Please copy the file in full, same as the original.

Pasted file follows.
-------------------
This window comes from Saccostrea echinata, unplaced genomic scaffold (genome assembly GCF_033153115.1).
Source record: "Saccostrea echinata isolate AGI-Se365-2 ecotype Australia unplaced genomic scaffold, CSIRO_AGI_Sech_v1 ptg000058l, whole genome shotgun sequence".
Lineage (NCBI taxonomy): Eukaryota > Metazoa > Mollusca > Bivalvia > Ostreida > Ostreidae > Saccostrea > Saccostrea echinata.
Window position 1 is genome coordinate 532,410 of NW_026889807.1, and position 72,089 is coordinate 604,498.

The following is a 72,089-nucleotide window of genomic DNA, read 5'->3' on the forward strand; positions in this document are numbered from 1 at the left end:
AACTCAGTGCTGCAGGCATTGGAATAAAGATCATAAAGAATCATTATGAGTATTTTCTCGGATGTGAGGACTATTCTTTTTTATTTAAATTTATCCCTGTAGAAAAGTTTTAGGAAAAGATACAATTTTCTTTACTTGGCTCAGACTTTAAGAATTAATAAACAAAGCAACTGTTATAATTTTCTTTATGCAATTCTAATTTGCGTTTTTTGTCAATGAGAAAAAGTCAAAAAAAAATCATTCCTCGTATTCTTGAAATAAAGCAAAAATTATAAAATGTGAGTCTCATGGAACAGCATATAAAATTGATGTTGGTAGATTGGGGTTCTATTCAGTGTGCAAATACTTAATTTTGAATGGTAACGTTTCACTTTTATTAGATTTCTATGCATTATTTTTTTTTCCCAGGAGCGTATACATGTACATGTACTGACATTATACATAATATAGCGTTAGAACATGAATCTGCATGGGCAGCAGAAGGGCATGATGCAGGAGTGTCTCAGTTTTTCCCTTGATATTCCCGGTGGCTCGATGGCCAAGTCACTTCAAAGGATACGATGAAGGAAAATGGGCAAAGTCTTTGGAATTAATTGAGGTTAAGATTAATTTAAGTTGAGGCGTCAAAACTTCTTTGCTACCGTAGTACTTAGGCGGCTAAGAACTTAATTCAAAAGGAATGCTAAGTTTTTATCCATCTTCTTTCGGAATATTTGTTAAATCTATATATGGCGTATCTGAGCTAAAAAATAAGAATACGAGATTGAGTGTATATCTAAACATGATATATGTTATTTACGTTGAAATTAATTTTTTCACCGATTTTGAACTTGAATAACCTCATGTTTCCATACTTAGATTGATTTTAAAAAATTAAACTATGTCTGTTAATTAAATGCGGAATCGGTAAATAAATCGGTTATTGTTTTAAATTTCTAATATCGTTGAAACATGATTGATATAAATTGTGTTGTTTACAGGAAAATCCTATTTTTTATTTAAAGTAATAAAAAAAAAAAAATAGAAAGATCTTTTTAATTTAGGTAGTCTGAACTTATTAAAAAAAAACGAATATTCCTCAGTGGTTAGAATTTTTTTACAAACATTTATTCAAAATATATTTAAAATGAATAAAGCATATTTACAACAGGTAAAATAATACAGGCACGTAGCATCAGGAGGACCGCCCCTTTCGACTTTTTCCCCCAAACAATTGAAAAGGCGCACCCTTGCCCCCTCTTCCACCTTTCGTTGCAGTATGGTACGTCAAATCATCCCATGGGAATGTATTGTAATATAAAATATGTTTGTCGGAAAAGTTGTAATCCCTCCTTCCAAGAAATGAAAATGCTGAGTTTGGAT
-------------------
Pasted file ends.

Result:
This window comes from Saccostrea echinata, unplaced genomic scaffold (genome assembly GCF_033153115.1).
Source record: "Saccostrea echinata isolate AGI-Se365-2 ecotype Australia unplaced genomic scaffold, CSIRO_AGI_Sech_v1 ptg000058l, whole genome shotgun sequence".
Lineage (NCBI taxonomy): Eukaryota > Metazoa > Mollusca > Bivalvia > Ostreida > Ostreidae > Saccostrea > Saccostrea echinata.
Window position 1 is genome coordinate 532,410 of NW_026889807.1, and position 72,089 is coordinate 604,498.

The following is a 72,089-nucleotide window of genomic DNA, read 5'->3' on the forward strand; positions in this document are numbered from 1 at the left end:
AACTCAGTGCTGCAGGCATTGGAATAAAGATCATAAAGAATCATTATGAGTATTTTCTCGGATGTGAGGACTATTCTTTTTTATTTAAATTTATCCCTGTAGAAAAGTTTTAGGAAAAGATACAATTTTCTTTACTTGGCTCAGACTTTAAGAATTAATAAACAAAGCAACTGTTATAATTTTCTTTATGCAATTCTAATTTGCGTTTTTTGTCAATGAGAAAAAGTCAAAAAAAAATCATTCCTCGTATTCTTGAAATAAAGCAAAAATTATAAAATGTGAGTCTCATGGAACAGCATATAAAATTGATGTTGGTAGATTGGGGTTCTATTCAGTGTGCAAATACTTAATTTTGAATGGTAACGTTTCACTTTTATTAGATTTCTATGCATTATTTTTTTTTCCCAGGAGCGTATACATGTACATGTACTGACATTATACATAATATAGCGTTAGAACATGAATCTGCATGGGCAGCAGAAGGGCATGATGCAGGAGTGTCTCAGTTTTTCCCTTGATATTCCCGGTGGCTCGATGGCCAAGTCACTTCAAAGGATACGATGAAGGAAAATGGGCAAAGTCTTTGGAATTAATTGAGGTTAAGATTAATTTAAGTTGAGGCGTCAAAACTTCTTTGCTACCGTAGTACTTAGGCGGCTAAGAACTTAATTCAAAAGGAATGCTAAGTTTTTATCCATCTTCTTTCGGAATATTTGTTAAATCTATATATGGCGTATCTGAGCTAAAAAATAAGAATACGAGATTGAGTGTATATCTAAACATGATATATGTTATTTACGTTGAAATTAATTTTTTCACCGATTTTGAACTTGAATAACCTCATGTTTCCATACTTAGATTGATTTTAAAAAATTAAACTATGTCTGTTAATTAAATGCGGAATCGGTAAATAAATCGGTTATTGTTTTAAATTTCTAATATCGTTGAAACATGATTGATATAAATTGTGTTGTTTACAGGAAAATCCTATTTTTTATTTAAAGTAATAAAAAAAAAAAAATAGAAAGATCTTTTTAATTTAGGTAGTCTGAACTTATTAAAAAAAAACGAATATTCCTCAGTGGTTAGAATTTTTTTACAAACATTTATTCAAAATATATTTAAAATGAATAAAGCATATTTACAACAGGTAAAATAATACAGGCACGTAGCATCAGGAGGACCGCCCCTTTCGACTTTTTCCCCCAAACAATTGAAAAGGCGCACCCTTGCCCCCTCTTCCACCTTTCGTTGCAGTATGGTACGTCAAATCATCCCATGGGAATGTATTGTAATATAAAATATGTTTGTCGGAAAAGTTGTAATCCCTCCTTCCAAGAAATGAAAATGCTGAGTTTGGAT